Health professionals also are keeping a vigilant watch for the Zika virus, which is spread mostly by the bite of infected Aedes species mosquitos, which bite during the day and night. Zika can be passed from a pregnant woman to her fetus, and infection during pregnancy can cause certain birth defects. There is no vaccine or medicine for Zika, and while local mosquito-borne Zika virus transmission has been reported primarily in tropical climates like Florida, Connecticut experienced a few dozen cases in 2018.

Unless you plan to spend the summer indoors, you’re likely to come in contact with some of these annoying pests. You can improve your odds of not getting bitten by wearing protective clothing, headgear and socks, using insect repellants and citronella products, minimizing use of cologne and perfume when planning outdoor activities, avoiding swampy areas, and moving the party indoors during the height of bite time. You also can spray clothes with repellent containing permethrin, and use a repellant like DEET on your skin.

Protecting Against Ticks and Mosquitoes

While it is a good idea to take preventive measures against ticks and mosquitoes year-round, be extra vigilant in warmer months (April through September) when ticks are most active. In summer, when out hiking, biking, camping, and spending time in and around grass and woods, there are several steps you can take to limit bites from ticks, mosquitoes and other disease-bearing insects:

  • Avoid direct contact with ticks and mosquitoes as possible. If you can, avoid wooded and bushy areas with high grass and leaf litter. When hiking, picnicking or walking, try to remain in the center of trails.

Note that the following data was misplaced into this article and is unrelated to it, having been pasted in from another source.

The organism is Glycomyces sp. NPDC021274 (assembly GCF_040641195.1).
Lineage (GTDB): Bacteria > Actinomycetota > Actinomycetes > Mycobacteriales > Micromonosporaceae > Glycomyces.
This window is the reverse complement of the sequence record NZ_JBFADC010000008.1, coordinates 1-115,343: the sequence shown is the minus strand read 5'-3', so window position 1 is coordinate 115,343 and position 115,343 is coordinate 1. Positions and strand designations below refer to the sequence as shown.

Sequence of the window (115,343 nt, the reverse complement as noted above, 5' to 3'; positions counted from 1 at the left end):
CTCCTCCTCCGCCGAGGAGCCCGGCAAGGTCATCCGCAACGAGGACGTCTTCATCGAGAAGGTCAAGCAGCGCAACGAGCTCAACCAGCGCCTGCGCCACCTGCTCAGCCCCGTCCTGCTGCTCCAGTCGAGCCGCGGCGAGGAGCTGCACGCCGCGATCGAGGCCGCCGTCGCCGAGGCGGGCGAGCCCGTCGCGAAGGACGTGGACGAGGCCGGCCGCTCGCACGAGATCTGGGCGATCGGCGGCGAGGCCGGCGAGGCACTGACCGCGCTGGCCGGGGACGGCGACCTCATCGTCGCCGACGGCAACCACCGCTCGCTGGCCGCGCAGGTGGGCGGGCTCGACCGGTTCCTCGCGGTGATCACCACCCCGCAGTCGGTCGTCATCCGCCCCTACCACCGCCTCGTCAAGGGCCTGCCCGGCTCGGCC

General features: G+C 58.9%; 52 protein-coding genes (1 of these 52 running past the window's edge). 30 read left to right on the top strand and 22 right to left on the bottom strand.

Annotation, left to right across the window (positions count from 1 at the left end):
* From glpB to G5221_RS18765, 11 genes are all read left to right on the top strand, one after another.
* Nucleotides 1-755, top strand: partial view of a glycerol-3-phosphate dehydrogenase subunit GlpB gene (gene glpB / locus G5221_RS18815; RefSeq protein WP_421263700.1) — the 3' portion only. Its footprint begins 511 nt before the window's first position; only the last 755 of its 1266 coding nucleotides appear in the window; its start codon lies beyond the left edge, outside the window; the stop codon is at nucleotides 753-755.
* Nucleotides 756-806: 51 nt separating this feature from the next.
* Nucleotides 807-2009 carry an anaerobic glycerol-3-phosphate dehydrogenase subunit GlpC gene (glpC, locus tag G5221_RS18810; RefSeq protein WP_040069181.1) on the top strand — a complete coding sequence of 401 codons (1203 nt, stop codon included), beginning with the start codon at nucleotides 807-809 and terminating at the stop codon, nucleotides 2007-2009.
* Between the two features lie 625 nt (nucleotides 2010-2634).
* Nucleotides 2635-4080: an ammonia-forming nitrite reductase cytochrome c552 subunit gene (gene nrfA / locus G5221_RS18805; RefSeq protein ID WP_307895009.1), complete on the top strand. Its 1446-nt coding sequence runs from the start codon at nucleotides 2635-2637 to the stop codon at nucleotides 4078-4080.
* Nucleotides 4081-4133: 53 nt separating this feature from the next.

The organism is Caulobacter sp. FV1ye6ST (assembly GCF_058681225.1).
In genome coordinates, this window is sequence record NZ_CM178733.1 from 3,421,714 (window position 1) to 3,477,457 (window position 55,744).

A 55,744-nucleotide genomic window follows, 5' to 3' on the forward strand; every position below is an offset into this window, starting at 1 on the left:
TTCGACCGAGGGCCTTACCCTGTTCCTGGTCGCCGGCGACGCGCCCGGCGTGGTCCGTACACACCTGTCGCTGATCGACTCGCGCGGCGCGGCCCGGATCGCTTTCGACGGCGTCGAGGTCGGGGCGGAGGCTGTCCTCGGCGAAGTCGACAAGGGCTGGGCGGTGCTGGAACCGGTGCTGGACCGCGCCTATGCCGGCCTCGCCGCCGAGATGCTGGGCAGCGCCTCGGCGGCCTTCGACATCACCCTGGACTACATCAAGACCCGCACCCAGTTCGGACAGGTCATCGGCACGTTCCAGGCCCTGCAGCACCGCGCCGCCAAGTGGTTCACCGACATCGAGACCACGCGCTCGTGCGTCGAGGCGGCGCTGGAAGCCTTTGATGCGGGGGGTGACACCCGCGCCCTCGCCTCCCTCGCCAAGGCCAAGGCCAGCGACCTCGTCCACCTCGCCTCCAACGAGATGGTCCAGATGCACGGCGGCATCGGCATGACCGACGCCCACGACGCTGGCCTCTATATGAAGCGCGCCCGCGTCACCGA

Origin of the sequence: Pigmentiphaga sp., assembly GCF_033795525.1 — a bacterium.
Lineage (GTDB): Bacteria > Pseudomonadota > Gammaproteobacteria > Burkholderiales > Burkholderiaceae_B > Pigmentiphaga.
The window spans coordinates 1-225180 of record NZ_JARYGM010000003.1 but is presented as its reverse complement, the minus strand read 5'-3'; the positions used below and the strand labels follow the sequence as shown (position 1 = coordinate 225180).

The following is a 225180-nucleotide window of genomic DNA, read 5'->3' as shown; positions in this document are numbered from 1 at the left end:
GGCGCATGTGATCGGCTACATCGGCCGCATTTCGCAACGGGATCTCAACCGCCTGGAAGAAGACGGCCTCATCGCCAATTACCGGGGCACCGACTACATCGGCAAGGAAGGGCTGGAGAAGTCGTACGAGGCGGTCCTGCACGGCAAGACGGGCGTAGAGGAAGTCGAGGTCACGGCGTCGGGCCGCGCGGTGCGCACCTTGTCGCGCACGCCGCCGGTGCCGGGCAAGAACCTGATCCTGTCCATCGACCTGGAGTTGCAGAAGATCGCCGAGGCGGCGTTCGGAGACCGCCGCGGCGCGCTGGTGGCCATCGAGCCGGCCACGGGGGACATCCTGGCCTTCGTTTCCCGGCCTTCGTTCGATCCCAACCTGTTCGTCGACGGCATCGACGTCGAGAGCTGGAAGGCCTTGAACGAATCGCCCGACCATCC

• Use repellents that contain 20 percent or more DEET (N, N-diethyl-m-toluamide) on the exposed skin for protection that lasts up to several hours. Always follow product instructions. Parents should apply this product to their children, avoiding hands, eyes, and mouth.
  • Use products that contain permethrin on clothing. Treat clothing and gear, such as boots, pants, socks and tents. It remains protective through several washings. Pre-treated clothing is available and remains protective for up to 70 washings.

If you’re using other repellents, go to the Environmental Protection Agency (EPA) website for safety information.

Ridding Ourselves of Ticks

 Ticks embedded in your skin can be gross, but painless. The best bet is to keep them at bay. But if they do find you, here are tips for dealing with them easily and effectively:

  • Bathe or shower as soon as possible after coming indoors (preferably within two hours) to wash off and more easily find ticks that are crawling on you.
  • Conduct a full-body tick check using a hand-held or full-length mirror to view all parts of your body upon return from tick-infested areas. Parents should check their children for ticks under the arms, in and around the ears, inside the belly button, behind the knees, between the legs, around the waist, and especially in their hair.
  • Examine gear and pets. Ticks can ride into the home on clothing and pets, then attach to a person later, so carefully examine pets, coats, and day packs. Tumble clothes in a dryer on high heat for an hour to kill remaining ticks.
  • Consult your doctor or a nurse (or internet sources) to determine the best method for removing the tick; it’s important to remove the entire tick, or it can leave parts embedded in your skin.

Should you or a family member develop a bulls-eye-type red rash near the bite site, or exhibit other side effects such as a fever, lethargy or extreme exhaustion, consult your doctor. You may need to be tested for Lyme disease.

If you know you have an allergy to one or more biting insects, you should always carry an epi-pen or other backup medication in case you’re stung or bitten, and seek immediate medical attention. For the rest of us, most bites or stings leave a mark and cause some swelling and irritation. Ice or a cool compress applied directly to the site can bring relief, as can topical salves, ointments or sprays sold over the counter. If the area around the bite continues to expand or becomes blistery and weepy, you have to get checked for a possible infection.

 


Be sure to check out the CBIA Healthy Connections wellness program at your company’s next renewal. It’s free as part of your participation in CBIA Health Connections!

Boning Up on Osteoporosis

Embracing change isn’t always easy, especially those transformations that affect or challenge our health. But, like it or not, chemical, biological and physiological changes take place as we age, and understanding these processes helps us maintain our quality of life and even prolong our years on earth.